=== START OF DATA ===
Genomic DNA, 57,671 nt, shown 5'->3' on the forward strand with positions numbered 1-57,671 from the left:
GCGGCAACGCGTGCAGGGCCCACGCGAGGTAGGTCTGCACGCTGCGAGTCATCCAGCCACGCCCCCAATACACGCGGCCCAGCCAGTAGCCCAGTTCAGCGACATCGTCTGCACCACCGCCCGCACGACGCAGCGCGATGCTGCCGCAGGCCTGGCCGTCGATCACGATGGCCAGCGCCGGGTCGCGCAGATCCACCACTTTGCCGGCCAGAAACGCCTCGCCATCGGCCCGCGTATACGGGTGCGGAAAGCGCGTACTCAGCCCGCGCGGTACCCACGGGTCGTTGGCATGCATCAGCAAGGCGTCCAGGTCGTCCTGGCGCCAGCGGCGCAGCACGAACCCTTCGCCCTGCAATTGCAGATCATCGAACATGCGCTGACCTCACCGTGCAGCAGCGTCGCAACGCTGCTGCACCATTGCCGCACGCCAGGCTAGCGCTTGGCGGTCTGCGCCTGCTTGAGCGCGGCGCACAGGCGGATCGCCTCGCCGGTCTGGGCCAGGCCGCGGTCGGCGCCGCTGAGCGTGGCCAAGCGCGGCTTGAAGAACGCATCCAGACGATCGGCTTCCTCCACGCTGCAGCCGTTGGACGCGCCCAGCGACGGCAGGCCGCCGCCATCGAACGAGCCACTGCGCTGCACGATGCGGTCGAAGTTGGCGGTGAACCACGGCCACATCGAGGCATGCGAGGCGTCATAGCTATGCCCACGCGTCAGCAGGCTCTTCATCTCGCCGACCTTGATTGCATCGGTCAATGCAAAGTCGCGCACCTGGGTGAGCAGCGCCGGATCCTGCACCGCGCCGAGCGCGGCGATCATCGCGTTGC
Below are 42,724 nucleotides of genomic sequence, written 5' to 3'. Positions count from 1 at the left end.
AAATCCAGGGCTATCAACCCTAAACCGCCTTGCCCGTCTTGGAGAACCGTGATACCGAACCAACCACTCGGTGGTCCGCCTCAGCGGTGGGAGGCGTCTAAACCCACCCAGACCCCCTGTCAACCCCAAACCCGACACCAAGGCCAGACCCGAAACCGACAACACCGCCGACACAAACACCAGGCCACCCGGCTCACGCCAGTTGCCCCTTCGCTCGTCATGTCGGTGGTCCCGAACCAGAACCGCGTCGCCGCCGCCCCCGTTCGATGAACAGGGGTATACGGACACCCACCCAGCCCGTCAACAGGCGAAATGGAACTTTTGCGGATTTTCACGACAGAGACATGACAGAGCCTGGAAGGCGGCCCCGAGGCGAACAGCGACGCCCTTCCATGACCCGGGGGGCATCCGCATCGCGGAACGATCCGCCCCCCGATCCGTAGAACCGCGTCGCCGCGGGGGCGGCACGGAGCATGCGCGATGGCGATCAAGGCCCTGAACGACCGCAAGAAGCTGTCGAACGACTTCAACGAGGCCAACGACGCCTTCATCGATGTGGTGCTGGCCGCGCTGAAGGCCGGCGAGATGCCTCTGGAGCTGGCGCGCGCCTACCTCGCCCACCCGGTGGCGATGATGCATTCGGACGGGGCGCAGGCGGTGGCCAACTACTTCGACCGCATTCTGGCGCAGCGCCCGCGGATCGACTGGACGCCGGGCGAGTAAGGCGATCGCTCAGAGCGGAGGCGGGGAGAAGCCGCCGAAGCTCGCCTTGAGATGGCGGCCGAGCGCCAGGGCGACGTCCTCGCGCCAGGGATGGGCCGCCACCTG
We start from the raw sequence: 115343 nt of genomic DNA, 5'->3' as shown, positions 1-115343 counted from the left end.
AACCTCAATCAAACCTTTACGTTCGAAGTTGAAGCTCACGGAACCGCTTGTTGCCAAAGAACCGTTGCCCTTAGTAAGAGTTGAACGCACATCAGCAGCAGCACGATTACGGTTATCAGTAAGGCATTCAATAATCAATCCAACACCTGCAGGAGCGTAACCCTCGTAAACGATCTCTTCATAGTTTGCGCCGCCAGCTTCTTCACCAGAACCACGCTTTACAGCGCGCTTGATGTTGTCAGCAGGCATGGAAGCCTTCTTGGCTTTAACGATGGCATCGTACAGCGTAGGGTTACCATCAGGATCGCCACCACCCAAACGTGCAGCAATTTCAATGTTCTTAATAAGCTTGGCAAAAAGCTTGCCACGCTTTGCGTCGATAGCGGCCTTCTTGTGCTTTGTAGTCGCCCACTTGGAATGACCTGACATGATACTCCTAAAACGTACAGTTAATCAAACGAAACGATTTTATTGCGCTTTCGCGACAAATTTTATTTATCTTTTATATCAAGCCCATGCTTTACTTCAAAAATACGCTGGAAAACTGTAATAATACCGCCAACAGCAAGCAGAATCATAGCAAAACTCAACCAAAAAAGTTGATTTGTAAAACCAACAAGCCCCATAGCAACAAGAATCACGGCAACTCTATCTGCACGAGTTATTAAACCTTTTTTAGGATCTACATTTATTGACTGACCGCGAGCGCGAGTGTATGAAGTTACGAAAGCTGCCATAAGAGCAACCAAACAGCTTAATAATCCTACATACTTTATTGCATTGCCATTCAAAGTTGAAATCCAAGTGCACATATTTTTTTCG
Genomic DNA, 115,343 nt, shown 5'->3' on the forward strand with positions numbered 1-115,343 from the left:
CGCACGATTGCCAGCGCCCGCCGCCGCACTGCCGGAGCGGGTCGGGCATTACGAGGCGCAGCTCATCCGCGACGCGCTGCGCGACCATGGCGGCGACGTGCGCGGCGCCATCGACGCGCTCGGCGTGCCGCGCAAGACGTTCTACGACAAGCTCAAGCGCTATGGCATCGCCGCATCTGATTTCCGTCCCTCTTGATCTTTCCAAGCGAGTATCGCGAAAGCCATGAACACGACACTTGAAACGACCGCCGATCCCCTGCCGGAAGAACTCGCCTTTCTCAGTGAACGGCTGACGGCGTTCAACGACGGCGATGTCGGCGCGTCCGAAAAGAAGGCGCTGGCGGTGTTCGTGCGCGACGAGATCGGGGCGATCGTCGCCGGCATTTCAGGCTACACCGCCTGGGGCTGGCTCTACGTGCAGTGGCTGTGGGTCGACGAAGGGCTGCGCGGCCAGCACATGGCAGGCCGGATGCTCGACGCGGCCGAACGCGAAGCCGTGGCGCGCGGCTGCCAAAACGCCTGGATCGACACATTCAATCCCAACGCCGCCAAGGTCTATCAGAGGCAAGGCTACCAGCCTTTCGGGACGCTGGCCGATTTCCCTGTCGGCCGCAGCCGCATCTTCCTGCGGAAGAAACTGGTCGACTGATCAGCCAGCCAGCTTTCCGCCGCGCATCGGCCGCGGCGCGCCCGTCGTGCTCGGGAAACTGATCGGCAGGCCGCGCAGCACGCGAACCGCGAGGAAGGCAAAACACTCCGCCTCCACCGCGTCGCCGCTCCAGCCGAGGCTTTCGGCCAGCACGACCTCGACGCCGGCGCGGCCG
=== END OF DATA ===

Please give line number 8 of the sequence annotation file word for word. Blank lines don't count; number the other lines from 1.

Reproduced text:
CGCACGATTGCCAGCGCCCGCCGCCGCACTGCCGGAGCGGGTCGGGCATTACGAGGCGCAGCTCATCCGCGACGCGCTGCGCGACCATGGCGGCGACGTGCGCGGCGCCATCGACGCGCTCGGCGTGCCGCGCAAGACGTTCTACGACAAGCTCAAGCGCTATGGCATCGCCGCATCTGATTTCCGTCCCTCTTGATCTTTCCAAGCGAGTATCGCGAAAGCCATGAACACGACACTTGAAACGACCGCCGATCCCCTGCCGGAAGAACTCGCCTTTCTCAGTGAACGGCTGACGGCGTTCAACGACGGCGATGTCGGCGCGTCCGAAAAGAAGGCGCTGGCGGTGTTCGTGCGCGACGAGATCGGGGCGATCGTCGCCGGCATTTCAGGCTACACCGCCTGGGGCTGGCTCTACGTGCAGTGGCTGTGGGTCGACGAAGGGCTGCGCGGCCAGCACATGGCAGGCCGGATGCTCGACGCGGCCGAACGCGAAGCCGTGGCGCGCGGCTGCCAAAACGCCTGGATCGACACATTCAATCCCAACGCCGCCAAGGTCTATCAGAGGCAAGGCTACCAGCCTTTCGGGACGCTGGCCGATTTCCCTGTCGGCCGCAGCCGCATCTTCCTGCGGAAGAAACTGGTCGACTGATCAGCCAGCCAGCTTTCCGCCGCGCATCGGCCGCGGCGCGCCCGTCGTGCTCGGGAAACTGATCGGCAGGCCGCGCAGCACGCGAACCGCGAGGAAGGCAAAACACTCCGCCTCCACCGCGTCGCCGCTCCAGCCGAGGCTTTCGGCCAGCACGACCTCGACGCCGGCGCGGCCG